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Sir.—I have recently conducted a survey of 105 consecutive patients in my practice. (Respondent in this letter refers to the parent[s] of one patient.) I would like to share the summary of results with your readers and ask them to compare these results with their experience.
The first survey item: The single most important and useful tool the doctor uses to make a diagnosis is (a) history, (b) physical examination, or (c) laboratory and x-ray tests. Twenty, 75, and 4 respondents picked a, b, and c, respectively; six respondents did not answer.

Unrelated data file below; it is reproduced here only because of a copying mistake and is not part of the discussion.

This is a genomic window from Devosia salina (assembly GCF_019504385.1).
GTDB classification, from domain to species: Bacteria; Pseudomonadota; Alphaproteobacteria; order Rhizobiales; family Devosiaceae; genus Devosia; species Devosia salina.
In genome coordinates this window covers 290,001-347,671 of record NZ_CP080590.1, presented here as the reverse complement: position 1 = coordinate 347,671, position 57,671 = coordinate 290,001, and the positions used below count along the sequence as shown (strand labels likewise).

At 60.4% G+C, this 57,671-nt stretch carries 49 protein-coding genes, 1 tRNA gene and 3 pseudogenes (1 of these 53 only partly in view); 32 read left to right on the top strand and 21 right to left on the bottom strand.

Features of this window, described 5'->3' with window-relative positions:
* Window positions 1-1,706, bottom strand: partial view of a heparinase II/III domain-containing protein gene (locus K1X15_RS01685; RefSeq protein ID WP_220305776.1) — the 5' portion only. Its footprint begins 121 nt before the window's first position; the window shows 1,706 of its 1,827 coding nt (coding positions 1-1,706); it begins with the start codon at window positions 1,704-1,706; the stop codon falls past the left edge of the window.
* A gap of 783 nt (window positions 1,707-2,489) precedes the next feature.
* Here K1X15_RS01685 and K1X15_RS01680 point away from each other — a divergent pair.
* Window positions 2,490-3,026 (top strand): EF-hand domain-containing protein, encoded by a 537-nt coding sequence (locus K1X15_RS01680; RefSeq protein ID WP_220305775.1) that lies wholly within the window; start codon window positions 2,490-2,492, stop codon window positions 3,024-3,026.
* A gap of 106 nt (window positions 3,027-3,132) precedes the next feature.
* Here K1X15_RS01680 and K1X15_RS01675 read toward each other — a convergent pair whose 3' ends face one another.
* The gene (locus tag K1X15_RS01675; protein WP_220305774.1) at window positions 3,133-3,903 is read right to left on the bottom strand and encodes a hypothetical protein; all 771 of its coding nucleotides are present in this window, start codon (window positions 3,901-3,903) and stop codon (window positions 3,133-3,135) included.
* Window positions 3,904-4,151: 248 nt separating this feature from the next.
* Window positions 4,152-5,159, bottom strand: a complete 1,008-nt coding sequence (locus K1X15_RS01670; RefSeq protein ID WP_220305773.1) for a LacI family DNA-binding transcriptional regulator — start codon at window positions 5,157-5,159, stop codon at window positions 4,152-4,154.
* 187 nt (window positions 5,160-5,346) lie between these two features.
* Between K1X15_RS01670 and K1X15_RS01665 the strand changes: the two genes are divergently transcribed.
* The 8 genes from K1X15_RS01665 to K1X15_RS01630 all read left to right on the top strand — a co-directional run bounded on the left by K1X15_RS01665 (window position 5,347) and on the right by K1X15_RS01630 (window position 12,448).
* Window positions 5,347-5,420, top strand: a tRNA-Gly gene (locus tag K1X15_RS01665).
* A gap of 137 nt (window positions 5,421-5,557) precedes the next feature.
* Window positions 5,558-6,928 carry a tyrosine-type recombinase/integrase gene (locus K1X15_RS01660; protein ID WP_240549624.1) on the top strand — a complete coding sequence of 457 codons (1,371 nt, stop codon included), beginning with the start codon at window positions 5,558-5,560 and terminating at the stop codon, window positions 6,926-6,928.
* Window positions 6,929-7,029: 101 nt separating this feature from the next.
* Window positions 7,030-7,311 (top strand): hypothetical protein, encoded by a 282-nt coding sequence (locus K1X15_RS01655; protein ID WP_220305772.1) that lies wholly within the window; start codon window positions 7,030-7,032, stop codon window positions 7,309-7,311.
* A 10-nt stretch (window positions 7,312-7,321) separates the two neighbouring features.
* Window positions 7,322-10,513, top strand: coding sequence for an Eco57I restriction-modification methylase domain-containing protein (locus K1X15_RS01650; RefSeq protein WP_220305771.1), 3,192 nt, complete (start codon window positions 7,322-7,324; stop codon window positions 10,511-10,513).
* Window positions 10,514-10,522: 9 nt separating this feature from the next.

It is heartening that so few chose laboratory and x-ray tests as the most important in light of the soap opera impression that "we can't tell you anything until we get all the test results back." On the other hand, the emphasis on physical examination might be a misguided deference to our eyes and hands and stethoscopes.
DITRAGLIA J. Modern Medicine. Am J Dis Child. 1986;140(7):614–615. doi:10.1001/archpedi.1986.02140210012001
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